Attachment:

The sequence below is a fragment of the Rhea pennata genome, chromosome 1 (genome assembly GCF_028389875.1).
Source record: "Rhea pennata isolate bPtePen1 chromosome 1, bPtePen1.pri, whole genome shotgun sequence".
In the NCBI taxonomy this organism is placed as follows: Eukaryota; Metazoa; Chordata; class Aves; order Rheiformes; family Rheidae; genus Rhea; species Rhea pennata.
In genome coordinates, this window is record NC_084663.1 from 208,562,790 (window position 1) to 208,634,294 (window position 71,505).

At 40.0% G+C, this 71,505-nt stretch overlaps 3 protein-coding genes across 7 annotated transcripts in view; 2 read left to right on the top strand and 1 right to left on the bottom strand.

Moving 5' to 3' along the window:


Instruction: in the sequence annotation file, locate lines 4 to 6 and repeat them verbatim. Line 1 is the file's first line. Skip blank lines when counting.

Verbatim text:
In genome coordinates, this window is record NC_084663.1 from 208,562,790 (window position 1) to 208,634,294 (window position 71,505).

At 40.0% G+C, this 71,505-nt stretch overlaps 3 protein-coding genes across 7 annotated transcripts in view; 2 read left to right on the top strand and 1 right to left on the bottom strand.

Moving 5' to 3' along the window: